Obiorah Fields, LLC - March 2020

OBIORAHFIELDS.COM | 404-994-6218 | MARCH 2020


“Every Woman lawyer who actually earns her living in the practice of law is an exceptional woman. To survive the hard grind of study, and the worst grind of private practice or the demands of public office, requires good health, good brains, and most importantly, good luck.”

three years later as the valedictorian of her class. Mansfield took the bar exam at a time when only men were legally allowed to do so, and she earned high scores. After that, she challenged that law in the courts and won, making Iowa the first state in the Union that allowed women to practice law. She spent the rest of her career teaching at Wesleyan College and DePauw University as well as taking part in the women’s suffrage movement alongside Susan B. Anthony. Just three years after Mansfield’s admission to the Iowa Bar in 1872, Charlotte E. Ray broke down even more barriers for women who wanted to study law. She became the first black female attorney in the United States as well as the first female attorney to be admitted to the District of Columbia Bar after she graduated from the Howard University School of Law. Unlike Mansfield, there is evidence she was active in court and some considered her to be “one of the best lawyers on corporations in the country.” Seven years after Ray’s admission to the District of Columbia Bar and 10 years after Mansfield’s admission to the Iowa Bar, Belva Ann Lockwood became the first woman to be allowed to practice in front of the United States Supreme Court. While this in and of itself is an incredible achievement, Lockwood’s accomplishments stretched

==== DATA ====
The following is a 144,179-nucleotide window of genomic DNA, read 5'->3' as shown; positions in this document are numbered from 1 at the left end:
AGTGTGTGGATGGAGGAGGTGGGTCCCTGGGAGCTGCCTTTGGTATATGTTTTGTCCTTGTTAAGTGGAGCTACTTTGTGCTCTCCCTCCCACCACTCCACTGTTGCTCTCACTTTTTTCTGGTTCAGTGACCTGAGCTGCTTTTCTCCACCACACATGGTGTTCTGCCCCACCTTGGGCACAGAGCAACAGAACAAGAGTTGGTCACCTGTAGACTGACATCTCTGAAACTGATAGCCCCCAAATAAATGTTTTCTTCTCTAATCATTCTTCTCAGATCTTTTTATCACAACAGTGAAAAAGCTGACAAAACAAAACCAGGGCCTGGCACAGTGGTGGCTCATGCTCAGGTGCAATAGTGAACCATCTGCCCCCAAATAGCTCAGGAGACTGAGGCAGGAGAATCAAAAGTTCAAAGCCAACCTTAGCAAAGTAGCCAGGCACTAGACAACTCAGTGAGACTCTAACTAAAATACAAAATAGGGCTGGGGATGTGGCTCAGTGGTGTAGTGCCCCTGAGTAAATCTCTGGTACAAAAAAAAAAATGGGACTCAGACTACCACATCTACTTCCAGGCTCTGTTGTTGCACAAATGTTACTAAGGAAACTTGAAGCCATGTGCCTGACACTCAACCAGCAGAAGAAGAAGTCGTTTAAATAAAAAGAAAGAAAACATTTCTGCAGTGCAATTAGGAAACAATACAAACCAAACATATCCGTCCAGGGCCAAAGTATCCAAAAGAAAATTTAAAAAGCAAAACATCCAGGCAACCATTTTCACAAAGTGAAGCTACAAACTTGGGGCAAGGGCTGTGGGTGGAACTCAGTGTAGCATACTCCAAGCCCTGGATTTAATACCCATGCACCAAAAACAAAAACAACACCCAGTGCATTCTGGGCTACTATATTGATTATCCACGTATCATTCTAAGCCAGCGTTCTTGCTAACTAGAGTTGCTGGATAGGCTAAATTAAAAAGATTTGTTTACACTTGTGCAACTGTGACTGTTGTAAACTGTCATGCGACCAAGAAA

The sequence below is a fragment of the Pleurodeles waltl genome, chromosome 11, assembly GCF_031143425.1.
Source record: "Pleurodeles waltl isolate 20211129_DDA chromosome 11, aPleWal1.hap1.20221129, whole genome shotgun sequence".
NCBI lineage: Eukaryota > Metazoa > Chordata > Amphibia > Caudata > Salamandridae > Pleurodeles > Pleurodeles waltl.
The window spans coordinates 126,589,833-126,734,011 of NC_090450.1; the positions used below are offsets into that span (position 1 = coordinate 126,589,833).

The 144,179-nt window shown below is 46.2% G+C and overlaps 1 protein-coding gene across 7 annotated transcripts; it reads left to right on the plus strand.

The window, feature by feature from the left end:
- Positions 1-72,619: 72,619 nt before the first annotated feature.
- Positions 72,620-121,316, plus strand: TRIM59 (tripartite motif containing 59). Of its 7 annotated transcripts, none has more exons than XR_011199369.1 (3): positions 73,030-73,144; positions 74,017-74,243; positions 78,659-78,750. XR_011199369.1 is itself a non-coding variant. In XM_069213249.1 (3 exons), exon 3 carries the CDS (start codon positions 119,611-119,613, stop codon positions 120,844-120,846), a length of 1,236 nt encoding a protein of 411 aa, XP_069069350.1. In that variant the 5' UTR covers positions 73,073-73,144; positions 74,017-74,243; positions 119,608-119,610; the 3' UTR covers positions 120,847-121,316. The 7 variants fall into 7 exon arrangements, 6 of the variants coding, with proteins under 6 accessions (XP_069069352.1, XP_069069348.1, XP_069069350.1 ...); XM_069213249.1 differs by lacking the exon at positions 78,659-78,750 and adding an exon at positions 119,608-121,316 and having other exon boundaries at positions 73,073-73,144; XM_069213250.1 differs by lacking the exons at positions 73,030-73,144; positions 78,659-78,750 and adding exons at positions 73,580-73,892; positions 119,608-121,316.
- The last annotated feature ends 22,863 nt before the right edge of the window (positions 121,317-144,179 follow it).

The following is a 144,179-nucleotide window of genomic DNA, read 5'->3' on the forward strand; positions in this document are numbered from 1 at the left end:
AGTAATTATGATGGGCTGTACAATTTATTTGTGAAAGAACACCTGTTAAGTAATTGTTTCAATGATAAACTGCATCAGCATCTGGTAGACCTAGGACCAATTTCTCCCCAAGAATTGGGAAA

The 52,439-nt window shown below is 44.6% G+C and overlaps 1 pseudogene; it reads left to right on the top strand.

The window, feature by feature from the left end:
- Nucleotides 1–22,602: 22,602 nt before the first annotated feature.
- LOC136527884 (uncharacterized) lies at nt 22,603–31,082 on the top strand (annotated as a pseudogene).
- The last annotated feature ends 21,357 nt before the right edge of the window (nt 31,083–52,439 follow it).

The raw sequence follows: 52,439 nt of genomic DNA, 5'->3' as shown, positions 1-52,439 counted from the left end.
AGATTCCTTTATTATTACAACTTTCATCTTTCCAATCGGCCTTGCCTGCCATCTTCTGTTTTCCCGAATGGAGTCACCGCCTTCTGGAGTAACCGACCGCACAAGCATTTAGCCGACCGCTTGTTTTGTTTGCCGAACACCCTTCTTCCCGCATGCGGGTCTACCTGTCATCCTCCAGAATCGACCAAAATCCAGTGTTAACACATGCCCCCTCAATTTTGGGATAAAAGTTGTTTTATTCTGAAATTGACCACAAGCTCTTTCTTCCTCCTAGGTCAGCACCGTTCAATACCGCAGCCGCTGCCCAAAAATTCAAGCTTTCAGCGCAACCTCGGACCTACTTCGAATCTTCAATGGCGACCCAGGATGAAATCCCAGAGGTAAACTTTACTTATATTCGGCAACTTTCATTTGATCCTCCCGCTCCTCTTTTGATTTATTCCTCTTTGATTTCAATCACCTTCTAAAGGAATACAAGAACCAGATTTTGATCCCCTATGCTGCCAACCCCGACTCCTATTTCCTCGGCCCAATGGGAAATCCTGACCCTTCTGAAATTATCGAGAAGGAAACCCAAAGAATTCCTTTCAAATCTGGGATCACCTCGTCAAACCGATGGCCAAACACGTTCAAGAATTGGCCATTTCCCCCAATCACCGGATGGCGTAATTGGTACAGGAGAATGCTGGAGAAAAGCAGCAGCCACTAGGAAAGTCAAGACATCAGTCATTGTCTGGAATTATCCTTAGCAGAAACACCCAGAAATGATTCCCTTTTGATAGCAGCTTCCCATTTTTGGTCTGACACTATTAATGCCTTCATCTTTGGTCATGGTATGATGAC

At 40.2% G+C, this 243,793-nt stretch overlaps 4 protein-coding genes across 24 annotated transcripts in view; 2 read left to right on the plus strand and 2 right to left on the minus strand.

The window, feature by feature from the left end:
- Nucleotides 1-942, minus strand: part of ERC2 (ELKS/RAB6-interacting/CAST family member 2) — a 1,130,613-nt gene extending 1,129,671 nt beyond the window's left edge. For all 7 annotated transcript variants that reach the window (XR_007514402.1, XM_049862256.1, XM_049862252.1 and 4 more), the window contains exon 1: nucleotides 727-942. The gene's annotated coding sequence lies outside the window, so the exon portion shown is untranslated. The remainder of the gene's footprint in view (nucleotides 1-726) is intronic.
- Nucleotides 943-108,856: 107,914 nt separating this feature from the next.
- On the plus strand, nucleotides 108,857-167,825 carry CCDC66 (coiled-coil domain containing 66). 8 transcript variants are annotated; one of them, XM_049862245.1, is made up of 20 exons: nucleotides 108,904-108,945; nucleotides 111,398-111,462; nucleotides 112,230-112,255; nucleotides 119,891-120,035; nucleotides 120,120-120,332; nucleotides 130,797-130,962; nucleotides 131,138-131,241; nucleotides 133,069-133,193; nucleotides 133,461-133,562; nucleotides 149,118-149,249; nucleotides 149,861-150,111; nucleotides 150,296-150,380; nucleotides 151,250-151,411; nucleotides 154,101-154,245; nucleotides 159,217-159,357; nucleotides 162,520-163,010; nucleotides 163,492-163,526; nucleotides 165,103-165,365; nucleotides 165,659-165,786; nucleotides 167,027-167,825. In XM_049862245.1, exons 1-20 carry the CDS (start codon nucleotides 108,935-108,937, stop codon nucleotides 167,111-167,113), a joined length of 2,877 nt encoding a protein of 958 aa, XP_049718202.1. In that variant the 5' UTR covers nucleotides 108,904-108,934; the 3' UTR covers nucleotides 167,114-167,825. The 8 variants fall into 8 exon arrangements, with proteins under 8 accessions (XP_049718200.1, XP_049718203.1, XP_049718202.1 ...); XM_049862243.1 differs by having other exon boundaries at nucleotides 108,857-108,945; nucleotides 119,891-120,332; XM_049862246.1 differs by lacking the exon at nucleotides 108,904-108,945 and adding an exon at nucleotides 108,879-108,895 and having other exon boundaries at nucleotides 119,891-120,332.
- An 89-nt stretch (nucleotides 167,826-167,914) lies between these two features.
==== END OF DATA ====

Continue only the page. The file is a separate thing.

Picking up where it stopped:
–Rosalind Goodrich Bates, Editor, National Women Lawyers’ Journal, 1932

Someone posted this quote on their Facebook page the other day, and it got me thinking about just how remarkable it is that we live in a society where a woman can make a living as an attorney, especially considering that it was uncommon or even impossible not so long ago. If it hadn’t been for some of the brave women who pursued a career in law in the face of societal opposition, there would probably be far fewer female attorneys working today. In light of March 8 being International Women’s Day, what better time to celebrate these women and their stories? The first woman to become an attorney in the United States was Arabella Mansfield in Iowa in 1869. She began studying law at Wesleyan College in 1862, at a time when universities were admitting more women because so many men were leaving to fight in the American Civil War. She graduated


beyond her capacity as an attorney. Like Mansfield and Ray, she was also a major player in the women’s rights and women’s suffrage movements. Lockwood ran for president in 1884 and 1888, becoming the first woman to do so, as a member of the National Equal Rights Party. Because of these women and so many more after them, Teri and I can pursue careers in law. It’s because of them that Obiorah Fields exists. We’re grateful for all the female attorneys before us who continue to inspire future generations to fight for justice and equality through the practice of law and, in turn, push for a more equal society for everyone.

–Danielle Obiorah

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